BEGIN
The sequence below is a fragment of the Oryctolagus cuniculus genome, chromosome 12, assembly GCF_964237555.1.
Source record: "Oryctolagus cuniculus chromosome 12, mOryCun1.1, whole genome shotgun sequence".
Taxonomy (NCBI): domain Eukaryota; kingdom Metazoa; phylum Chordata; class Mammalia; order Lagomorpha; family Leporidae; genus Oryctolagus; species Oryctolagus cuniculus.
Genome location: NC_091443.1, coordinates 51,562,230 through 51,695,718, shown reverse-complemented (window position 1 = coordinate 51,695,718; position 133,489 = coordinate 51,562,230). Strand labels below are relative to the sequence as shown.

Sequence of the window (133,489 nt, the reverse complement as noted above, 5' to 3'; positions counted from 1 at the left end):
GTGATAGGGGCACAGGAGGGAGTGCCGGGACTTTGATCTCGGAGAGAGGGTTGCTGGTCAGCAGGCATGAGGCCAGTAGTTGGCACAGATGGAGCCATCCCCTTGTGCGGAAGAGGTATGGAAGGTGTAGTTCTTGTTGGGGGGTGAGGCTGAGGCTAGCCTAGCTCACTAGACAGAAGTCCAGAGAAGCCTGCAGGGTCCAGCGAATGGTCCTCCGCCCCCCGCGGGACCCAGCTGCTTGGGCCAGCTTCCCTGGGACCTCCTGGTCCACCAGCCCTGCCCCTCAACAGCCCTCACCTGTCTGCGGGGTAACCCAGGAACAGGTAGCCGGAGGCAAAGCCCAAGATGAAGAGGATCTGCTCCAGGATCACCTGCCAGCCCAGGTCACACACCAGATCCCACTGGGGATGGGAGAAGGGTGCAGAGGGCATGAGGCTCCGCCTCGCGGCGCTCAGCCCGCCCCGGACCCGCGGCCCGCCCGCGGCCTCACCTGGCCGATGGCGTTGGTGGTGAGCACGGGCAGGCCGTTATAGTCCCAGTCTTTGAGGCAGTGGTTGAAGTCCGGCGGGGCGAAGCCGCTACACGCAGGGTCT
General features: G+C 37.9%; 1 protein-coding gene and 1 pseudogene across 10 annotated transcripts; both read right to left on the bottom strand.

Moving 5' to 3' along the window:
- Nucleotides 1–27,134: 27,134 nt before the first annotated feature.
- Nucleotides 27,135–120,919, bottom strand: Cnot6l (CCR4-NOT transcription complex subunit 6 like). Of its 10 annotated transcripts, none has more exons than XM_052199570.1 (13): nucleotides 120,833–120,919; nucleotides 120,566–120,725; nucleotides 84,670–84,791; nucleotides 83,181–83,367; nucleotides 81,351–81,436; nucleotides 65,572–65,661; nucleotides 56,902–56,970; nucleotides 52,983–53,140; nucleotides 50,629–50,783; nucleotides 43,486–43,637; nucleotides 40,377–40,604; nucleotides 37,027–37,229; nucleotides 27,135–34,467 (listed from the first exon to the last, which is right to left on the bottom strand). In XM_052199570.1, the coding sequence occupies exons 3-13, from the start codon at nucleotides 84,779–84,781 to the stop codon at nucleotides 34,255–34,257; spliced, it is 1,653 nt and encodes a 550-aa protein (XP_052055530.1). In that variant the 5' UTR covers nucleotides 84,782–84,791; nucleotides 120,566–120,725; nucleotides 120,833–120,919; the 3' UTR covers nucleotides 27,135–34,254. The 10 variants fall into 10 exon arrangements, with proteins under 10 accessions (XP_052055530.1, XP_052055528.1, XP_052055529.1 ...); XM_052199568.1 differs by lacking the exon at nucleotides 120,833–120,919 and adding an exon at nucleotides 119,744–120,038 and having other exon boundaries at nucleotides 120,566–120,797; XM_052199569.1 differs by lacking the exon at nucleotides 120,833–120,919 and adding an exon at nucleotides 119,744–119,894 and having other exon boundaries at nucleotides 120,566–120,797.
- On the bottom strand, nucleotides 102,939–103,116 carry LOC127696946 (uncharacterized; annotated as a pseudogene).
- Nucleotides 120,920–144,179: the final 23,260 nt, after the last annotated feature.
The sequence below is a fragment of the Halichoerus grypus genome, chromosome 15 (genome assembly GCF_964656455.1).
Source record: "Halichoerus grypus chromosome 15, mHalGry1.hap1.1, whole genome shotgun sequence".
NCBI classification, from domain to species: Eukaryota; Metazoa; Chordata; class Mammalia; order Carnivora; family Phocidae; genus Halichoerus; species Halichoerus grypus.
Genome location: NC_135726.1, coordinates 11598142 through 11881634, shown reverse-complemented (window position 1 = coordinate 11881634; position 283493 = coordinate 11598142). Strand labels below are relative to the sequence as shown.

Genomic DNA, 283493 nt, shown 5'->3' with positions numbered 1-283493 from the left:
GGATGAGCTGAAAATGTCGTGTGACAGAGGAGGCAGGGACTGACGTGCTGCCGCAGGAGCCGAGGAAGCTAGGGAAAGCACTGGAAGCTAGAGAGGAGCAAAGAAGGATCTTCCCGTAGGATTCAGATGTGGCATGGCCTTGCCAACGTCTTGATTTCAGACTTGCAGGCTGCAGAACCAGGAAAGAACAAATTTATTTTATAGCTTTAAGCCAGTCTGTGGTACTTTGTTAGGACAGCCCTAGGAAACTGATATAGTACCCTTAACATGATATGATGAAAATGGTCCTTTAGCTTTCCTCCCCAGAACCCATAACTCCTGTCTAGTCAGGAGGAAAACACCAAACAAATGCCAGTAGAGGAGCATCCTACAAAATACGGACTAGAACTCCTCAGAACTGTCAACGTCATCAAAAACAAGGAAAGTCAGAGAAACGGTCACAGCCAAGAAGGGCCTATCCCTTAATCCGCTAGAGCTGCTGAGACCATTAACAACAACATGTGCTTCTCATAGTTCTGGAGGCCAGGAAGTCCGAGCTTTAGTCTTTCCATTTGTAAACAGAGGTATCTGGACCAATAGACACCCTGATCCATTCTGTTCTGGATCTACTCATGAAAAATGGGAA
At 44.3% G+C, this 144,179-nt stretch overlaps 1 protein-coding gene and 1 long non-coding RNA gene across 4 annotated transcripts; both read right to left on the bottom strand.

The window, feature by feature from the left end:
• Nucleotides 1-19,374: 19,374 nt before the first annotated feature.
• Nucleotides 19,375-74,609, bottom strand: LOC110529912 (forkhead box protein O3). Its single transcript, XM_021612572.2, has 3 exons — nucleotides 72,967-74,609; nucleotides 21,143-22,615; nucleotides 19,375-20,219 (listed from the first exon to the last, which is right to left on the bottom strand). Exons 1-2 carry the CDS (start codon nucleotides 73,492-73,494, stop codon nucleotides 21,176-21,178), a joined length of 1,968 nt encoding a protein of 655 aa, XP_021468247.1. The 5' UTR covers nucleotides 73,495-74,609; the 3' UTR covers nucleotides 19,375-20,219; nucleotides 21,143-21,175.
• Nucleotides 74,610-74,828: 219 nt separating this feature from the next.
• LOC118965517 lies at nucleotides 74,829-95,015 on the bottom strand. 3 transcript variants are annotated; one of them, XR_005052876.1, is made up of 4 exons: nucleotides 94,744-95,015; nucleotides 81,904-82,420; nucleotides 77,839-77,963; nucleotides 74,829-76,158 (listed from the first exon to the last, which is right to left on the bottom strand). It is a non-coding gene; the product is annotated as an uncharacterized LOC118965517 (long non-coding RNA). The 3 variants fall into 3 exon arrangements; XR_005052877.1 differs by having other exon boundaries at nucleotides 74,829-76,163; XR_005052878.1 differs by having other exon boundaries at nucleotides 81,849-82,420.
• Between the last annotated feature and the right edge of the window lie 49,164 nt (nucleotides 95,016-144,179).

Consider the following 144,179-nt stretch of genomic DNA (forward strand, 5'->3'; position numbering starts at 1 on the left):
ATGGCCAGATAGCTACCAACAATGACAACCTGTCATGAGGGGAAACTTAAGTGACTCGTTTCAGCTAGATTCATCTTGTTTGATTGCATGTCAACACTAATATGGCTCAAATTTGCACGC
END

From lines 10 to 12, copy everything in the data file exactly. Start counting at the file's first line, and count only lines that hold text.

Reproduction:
- Nucleotides 27,135–120,919, bottom strand: Cnot6l (CCR4-NOT transcription complex subunit 6 like). Of its 10 annotated transcripts, none has more exons than XM_052199570.1 (13): nucleotides 120,833–120,919; nucleotides 120,566–120,725; nucleotides 84,670–84,791; nucleotides 83,181–83,367; nucleotides 81,351–81,436; nucleotides 65,572–65,661; nucleotides 56,902–56,970; nucleotides 52,983–53,140; nucleotides 50,629–50,783; nucleotides 43,486–43,637; nucleotides 40,377–40,604; nucleotides 37,027–37,229; nucleotides 27,135–34,467 (listed from the first exon to the last, which is right to left on the bottom strand). In XM_052199570.1, the coding sequence occupies exons 3-13, from the start codon at nucleotides 84,779–84,781 to the stop codon at nucleotides 34,255–34,257; spliced, it is 1,653 nt and encodes a 550-aa protein (XP_052055530.1). In that variant the 5' UTR covers nucleotides 84,782–84,791; nucleotides 120,566–120,725; nucleotides 120,833–120,919; the 3' UTR covers nucleotides 27,135–34,254. The 10 variants fall into 10 exon arrangements, with proteins under 10 accessions (XP_052055530.1, XP_052055528.1, XP_052055529.1 ...); XM_052199568.1 differs by lacking the exon at nucleotides 120,833–120,919 and adding an exon at nucleotides 119,744–120,038 and having other exon boundaries at nucleotides 120,566–120,797; XM_052199569.1 differs by lacking the exon at nucleotides 120,833–120,919 and adding an exon at nucleotides 119,744–119,894 and having other exon boundaries at nucleotides 120,566–120,797.
- On the bottom strand, nucleotides 102,939–103,116 carry LOC127696946 (uncharacterized; annotated as a pseudogene).
- Nucleotides 120,920–144,179: the final 23,260 nt, after the last annotated feature.